Officials say a proposed University Center renovation plan would cost $48 million, but students could pay more than $193 million if the project ever becomes a reality.

A.S. President Hieu Le and Vice Chancellor of Student Affairs Margaret Klawunn have said that the project would cost $48 million.

“We designed a project to be able to address as many needs as we can and in the most cost-effective way,” Le said. “That’s the number that we came at: $48 million.”

Le worked with the UCSB Office of Budget & Planning to come up with the fee amounts and project the overall cost of the project.

“The total cost is $48 million and we expect to raise donor funds that would defray the total cost of the project,” Klawunn said in an email.

However, that amount applies to just part of the overall cost. Students could pay four times as much after adding in all the proposed fees.

The math above doesn’t figure in the gradually increasing number of enrolled students, who would all funnel more money into the project. Melanie Voskanian/Daily Nexus

With 18,500 undergraduate students paying fees each school year, along with 7,500 undergrads paying summer fees, the total bill could be more than $193,660,740.

The math still doesn’t figure in the gradually increasing number of enrolled students, who would all funnel more money into the project. Even with outside donations, the amount students would pay in fees still far exceeds the $48 million total that officials have mentioned.

If the bill were passed, only part of the student fees would go toward renovating and maintaining the UCen. A much larger portion would go toward paying off loans that the university would take out to finish the job in just four years. The university would need 30 more years to pay off those loans, plus interest.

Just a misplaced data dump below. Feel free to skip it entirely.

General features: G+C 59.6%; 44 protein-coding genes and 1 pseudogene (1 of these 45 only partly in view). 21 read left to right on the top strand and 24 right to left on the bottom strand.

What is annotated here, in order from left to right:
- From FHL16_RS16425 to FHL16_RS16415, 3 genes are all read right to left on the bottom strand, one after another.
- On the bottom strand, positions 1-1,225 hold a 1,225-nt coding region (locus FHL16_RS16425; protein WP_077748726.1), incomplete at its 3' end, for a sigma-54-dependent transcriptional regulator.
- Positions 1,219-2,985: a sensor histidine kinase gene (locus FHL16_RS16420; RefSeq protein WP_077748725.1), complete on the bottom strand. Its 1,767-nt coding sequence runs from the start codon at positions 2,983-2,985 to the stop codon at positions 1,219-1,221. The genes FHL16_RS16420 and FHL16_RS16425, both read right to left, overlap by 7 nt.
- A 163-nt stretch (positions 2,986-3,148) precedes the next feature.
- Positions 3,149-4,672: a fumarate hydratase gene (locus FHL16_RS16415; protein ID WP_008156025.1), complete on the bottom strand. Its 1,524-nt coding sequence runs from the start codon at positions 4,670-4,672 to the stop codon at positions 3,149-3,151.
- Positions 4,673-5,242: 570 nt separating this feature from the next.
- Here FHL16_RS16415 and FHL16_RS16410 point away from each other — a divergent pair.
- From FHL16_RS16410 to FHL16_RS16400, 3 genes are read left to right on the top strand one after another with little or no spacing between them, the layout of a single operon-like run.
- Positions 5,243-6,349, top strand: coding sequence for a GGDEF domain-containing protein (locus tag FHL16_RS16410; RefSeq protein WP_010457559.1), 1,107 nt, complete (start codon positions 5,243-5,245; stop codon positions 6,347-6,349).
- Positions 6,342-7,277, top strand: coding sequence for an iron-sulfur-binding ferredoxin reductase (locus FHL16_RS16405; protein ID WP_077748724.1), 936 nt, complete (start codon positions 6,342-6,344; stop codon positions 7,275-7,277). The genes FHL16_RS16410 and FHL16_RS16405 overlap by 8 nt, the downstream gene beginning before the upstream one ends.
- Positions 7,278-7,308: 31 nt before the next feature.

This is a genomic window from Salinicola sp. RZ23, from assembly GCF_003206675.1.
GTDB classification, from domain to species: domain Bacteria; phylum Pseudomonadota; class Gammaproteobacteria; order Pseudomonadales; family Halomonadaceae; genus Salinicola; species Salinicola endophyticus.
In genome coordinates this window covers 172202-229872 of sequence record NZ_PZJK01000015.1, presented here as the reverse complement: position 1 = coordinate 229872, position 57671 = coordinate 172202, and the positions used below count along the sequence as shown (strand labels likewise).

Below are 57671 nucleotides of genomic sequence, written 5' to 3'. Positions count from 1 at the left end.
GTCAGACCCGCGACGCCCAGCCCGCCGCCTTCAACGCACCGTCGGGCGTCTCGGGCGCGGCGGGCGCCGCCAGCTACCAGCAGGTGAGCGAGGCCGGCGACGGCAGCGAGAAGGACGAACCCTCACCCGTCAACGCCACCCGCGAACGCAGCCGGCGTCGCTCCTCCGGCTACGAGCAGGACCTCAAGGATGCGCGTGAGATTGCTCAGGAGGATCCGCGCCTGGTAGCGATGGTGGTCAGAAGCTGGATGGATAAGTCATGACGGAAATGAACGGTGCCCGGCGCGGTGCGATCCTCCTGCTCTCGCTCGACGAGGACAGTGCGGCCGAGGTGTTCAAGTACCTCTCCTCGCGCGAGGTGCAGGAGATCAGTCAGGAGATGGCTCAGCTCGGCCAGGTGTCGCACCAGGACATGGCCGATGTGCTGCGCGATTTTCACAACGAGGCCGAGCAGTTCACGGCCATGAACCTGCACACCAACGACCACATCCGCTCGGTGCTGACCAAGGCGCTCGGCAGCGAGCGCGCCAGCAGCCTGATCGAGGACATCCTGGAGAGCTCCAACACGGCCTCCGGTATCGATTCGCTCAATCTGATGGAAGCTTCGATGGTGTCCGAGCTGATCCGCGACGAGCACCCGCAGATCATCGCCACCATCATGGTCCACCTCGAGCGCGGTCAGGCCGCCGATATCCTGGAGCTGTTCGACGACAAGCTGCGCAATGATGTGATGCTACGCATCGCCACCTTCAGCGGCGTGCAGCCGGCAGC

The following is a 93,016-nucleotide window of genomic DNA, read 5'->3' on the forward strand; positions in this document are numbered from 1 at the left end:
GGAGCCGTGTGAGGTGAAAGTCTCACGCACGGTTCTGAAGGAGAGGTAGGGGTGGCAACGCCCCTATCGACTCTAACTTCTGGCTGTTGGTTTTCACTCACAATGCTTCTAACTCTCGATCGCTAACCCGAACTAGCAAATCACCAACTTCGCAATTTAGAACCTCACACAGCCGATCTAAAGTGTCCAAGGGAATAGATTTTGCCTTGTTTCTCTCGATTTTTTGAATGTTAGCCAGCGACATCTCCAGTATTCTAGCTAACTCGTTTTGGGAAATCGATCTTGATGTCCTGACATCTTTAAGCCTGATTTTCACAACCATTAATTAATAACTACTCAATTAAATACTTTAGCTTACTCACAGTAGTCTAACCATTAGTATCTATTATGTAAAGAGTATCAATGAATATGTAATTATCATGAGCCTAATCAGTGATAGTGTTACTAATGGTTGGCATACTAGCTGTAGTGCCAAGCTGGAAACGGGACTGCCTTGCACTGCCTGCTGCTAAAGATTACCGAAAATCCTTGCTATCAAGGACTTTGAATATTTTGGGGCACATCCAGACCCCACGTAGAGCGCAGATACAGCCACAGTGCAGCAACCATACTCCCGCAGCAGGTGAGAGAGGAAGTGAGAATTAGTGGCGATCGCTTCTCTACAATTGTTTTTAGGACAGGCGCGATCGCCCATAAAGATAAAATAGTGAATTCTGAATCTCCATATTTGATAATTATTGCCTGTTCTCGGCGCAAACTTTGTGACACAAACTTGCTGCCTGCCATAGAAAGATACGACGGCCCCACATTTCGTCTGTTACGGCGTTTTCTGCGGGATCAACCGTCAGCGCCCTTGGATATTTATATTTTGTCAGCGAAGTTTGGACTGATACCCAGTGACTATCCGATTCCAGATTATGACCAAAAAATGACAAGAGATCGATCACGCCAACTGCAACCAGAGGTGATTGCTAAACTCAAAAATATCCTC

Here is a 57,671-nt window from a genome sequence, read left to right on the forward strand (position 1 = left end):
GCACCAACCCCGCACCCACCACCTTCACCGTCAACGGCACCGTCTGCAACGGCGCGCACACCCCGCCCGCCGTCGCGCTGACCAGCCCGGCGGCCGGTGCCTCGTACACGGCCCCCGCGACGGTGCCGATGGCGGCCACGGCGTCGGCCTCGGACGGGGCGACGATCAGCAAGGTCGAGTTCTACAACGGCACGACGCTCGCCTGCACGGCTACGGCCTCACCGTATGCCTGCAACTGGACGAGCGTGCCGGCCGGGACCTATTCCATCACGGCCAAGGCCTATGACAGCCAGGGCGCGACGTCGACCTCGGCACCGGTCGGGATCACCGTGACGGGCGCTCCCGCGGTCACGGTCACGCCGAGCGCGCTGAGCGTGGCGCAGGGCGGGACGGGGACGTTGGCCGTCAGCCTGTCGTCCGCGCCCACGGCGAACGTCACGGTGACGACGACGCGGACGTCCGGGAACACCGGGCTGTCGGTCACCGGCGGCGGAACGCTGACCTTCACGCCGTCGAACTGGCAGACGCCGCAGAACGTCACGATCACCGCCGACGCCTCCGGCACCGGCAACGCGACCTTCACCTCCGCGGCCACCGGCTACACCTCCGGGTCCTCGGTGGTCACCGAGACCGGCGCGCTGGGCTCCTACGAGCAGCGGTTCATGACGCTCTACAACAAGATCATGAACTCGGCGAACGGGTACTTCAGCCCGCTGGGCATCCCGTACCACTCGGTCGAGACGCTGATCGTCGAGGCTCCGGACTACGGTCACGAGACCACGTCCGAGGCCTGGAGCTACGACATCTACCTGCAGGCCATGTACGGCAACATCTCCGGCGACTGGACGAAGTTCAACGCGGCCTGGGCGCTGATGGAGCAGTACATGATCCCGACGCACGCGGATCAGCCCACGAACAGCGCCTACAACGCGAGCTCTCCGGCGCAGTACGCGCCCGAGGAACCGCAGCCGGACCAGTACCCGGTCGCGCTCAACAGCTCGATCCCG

The fees would also include administrative costs, which would go to A.S., UCSB administration and financial aid distribution.

The “NewCen” project, which Le first introduced in late January, would bring the UCen a 24-hour study space, a project laboratory, expanded office space for campus organizations and a central pub.

Le contends that the time is ripe to “revitalize” the facilities because the UCen was last renovated back in 1994, when UCSB held 8,000 fewer students.

“The revitalized complex is envisioned as the heart of campus by the UCSB lagoon where students can congregate, eat, socialize, study, work, debate and collaborate,” the petition reads.

If Le can secure 3,116 valid signatures by March 16 and the UC Office of the President gives approval, the NewCen will be placed on the Associated Students elections ballot this April. Then, students could vote to pass the fee by a threshold of 50 percent plus one voter. The fee would take effect in the 2018-19 school year.

If passed, the renovation would require a $21.42 quarterly student fee until 2022, after which students would pay a $99.61 quarterly fee through 2052.

The earlier, $21.42 fee is for students who would never see the results of a UCen renovation. Over the following 30 years, UCSB students would continue paying for the renovated building, which would be finished by 2022.

At Wednesday’s A.S. Senate meeting, Le said that it is still “entirely uncertain” if student fees will be needed to pay for the project at all. He mentioned that he may have a “unique opportunity” to work with “big donors” who could offset the total cost of the project.

First-year history major James Ferraro, who has followed the project’s early development, also estimated a $190 million cost for the project when he spoke at the Senate public forum.

While the UCSB Office of Development could contribute to the funding, there is a cap to the amount the office could give, Ferraro told the Nexus.

In the “best-case scenario,” the office would put $35 million toward funding the renovation, Ferraro said, citing Le’s own estimation at a recent organization meeting. Realistically, the office may contribute between $15 and $35 million.

Evelyn Spence contributed reporting.

A version of this article appeared on p. 1 of the March 8 print edition of the Daily Nexus.